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Wednesday, 20 December 2017 19:57

OE Shop Certification Programs: American Honda

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ABN: Is there an optimum number of shops you want to have and if so, how close are you to reaching that number?


American Honda: Based on our calculations and the number of Honda and Acura units in operation, our ideal number is 1,200 to 1,250.  We have been at that number for several months.  We are still adding a few here and there but their placement is very strategic.  Mostly, when shops call or email us and want to get on the program we ask where they are and if they are Gold Class or a VeriFacts shop or not.  If they are Gold Class or VeriFacts but we don’t need a shop where they are located, we will likely put them on a waiting list.


ABN: Have you had any shops drop out and if so, why?


American Honda: Yes, a few have dropped out.  Some left because of a management change or ownership change.  Some left because they joined the program for the wrong reason, thinking ProFirst was a DRP program.  And some just could not or would not maintain their Gold Class status.


ABN: Does Honda provide their certified shops with any brand-specific training?


American Honda: As stated above, Honda provides six one-hour, on-line classes administered through I-CAR.  More are planned for a later date.  The current classes include:

  • *HON10e – Honda and Acura Service Information
  • *HON11e – Honda and Acura High Strength Steel Repair
  • *HON12e – Honda and Acura Restraints Collision Repair
  • *HON14e – Honda and Acura Electrical Collision Repair
  • *HON15e – Honda and Acura A/C Collision Repair
  • *HON16e – Honda and Acura TPMS Collision Repair


ABN: Does Honda provide shops with any marketing or promotional materials?


American Honda: Yes as stated above.  And we will soon be introducing promotional videos that shops can have custom made with their own shop name, logo, and message to be run on their web sites or social media sites.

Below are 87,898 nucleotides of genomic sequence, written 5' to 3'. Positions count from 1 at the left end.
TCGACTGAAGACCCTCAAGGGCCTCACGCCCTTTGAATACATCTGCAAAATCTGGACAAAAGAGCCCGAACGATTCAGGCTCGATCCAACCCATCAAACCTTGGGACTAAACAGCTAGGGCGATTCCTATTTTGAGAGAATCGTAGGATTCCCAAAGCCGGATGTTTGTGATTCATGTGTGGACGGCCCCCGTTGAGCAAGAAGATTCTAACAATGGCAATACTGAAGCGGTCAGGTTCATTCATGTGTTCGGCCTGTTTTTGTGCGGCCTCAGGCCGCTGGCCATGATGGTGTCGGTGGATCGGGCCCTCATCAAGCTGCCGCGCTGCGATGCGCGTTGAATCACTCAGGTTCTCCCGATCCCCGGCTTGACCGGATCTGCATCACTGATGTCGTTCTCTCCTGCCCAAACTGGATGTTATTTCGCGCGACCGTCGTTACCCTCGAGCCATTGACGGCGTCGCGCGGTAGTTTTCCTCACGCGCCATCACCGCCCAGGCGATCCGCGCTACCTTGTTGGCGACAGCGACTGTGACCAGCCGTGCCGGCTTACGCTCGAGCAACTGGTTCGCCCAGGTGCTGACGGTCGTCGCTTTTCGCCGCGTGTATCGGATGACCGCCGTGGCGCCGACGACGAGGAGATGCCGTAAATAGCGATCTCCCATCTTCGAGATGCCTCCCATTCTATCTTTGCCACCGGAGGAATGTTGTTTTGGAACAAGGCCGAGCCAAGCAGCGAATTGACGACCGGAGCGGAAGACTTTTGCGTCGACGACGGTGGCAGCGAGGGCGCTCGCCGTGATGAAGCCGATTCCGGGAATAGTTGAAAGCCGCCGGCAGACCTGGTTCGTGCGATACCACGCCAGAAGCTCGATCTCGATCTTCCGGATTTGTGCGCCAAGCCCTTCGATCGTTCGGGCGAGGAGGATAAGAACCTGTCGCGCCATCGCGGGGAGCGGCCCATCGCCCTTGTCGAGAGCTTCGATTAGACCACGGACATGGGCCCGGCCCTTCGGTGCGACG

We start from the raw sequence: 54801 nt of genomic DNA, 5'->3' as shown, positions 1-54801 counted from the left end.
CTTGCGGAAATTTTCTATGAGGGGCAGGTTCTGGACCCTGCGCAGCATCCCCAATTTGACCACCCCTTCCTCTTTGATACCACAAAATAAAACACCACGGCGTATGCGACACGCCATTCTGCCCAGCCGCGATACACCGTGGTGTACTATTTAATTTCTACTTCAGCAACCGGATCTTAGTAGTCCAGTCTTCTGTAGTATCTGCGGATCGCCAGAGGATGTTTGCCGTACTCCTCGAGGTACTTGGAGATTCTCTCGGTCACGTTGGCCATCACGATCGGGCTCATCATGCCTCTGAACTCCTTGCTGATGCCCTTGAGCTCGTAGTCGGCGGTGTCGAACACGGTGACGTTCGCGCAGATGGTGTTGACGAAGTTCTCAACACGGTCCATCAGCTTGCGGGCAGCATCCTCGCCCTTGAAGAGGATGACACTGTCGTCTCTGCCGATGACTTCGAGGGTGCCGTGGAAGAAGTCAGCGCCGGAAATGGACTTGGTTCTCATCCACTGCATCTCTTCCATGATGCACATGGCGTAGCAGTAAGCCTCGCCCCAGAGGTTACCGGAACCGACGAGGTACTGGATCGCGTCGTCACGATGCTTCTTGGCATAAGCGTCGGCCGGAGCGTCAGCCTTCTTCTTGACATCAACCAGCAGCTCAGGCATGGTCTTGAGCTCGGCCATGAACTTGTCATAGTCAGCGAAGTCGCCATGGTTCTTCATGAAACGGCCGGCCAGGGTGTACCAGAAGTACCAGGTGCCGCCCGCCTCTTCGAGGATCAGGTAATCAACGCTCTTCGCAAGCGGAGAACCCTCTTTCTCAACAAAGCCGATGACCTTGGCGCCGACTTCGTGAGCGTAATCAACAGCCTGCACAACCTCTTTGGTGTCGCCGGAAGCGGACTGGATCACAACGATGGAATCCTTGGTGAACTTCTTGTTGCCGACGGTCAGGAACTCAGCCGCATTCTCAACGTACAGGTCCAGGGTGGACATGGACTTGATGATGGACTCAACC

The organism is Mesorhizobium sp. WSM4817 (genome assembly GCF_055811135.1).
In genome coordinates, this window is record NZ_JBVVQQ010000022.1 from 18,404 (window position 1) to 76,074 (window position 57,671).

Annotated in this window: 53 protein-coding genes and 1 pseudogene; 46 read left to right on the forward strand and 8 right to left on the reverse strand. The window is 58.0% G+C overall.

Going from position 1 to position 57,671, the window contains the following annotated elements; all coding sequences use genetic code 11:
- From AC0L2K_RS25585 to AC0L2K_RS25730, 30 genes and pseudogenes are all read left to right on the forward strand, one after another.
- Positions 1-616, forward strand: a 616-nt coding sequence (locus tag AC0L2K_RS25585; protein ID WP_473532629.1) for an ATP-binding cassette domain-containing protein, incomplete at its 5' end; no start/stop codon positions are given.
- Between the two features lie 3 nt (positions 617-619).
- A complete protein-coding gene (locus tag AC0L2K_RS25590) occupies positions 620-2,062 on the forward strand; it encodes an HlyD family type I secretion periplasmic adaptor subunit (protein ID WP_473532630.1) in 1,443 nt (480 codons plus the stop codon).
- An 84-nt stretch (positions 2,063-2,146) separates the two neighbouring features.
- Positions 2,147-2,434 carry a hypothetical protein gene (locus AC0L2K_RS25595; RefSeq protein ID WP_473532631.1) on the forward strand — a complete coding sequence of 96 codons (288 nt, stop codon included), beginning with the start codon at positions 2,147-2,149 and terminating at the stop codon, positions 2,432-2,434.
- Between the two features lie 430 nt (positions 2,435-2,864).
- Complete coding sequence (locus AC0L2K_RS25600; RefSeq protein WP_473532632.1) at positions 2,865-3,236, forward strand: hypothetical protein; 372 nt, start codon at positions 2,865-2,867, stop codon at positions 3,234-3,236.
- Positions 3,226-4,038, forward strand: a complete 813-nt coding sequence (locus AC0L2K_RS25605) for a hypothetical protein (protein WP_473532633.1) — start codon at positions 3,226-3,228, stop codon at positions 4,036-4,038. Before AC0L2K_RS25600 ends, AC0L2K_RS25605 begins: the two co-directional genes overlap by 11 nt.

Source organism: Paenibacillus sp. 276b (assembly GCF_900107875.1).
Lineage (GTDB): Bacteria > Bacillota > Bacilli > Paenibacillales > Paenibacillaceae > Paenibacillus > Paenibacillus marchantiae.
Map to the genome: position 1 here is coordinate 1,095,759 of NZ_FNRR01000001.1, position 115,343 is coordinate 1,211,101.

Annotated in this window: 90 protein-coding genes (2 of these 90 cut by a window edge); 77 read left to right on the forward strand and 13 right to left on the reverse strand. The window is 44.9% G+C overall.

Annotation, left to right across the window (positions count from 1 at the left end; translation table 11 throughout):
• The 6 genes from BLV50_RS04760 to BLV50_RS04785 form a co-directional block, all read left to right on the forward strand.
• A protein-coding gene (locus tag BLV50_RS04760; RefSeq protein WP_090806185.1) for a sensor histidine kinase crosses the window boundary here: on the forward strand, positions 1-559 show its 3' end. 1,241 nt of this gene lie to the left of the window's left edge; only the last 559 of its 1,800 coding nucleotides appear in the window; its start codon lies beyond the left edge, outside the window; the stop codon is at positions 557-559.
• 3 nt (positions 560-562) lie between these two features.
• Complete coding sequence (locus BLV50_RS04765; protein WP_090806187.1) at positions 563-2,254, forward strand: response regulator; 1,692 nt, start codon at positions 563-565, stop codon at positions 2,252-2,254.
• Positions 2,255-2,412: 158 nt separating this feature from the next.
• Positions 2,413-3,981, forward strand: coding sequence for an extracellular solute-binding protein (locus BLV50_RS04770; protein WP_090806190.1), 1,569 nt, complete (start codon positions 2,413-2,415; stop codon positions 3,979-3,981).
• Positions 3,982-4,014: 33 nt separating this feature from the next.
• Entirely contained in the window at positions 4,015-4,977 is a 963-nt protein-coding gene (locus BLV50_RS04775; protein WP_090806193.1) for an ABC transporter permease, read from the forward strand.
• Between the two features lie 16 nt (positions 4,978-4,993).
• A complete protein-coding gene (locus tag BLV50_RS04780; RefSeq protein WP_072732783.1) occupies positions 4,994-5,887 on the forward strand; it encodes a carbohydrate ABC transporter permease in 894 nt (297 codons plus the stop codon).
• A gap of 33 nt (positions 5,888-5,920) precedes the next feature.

ABN:  Does Honda have a field staff dedicated to this program?  If so, what is their focus?


American Honda: We have ten field personnel spread across the US.  Their main focus is to on-board new shops, provide support to existing shops, and provide administrative support for Honda’s national office.


ABN: Does Honda provide a magazine or other printed materials for their certified shops?


American Honda: We provide ProFirst Quarterly magazine, containing technical articles as well as profiles on ProFirst shops and other helpful information.


ABN: What has been the biggest challenge in establishing the network?


American Honda: When we first got started, shops considered the “certified shop” concept to be the domain of the more exotic European marques like Jaguar, Mercedes or BMW.  They didn’t see Honda and Acura as being “exotic enough” or using exotic substrates to a point that warranted a shop certification program.  Eventually they saw which way the wind was blowing across the collision industry landscape, and jumped on board.


ABN: What has been the biggest challenge in maintaining the network?


American Honda: We notify the shop 90 days in front of their expiration date.  Under normal circumstance, and if all goes well, this should give them plenty of time to do what is necessary to complete the recertification process.  However, some shops fail to pay in a timely manner or have lost their Gold Class status or failed to keep up with their Honda-specific training.  Many times when this happens, and the shop cannot rectify the situation in time, the shop expires and is removed from the program.


ABN: Do you have a website where consumers can find your certified shops?


American Honda: Yes, as mentioned earlier, our Shop Locator is on American Honda’s parts and service consumer web site (owners.honda.com/parts-service/), and American Honda’s collision web site (collision.honda.com) These web sites also serve as a platform to help educate consumers on the importance of proper vehicle repair performed by qualified technicians.


ABN: What do you see for the future of OE certification programs?


The collision industry is changing before our very eyes. Going forward, certification programs will need to adapt in a proactive manner to the new challenges before us.


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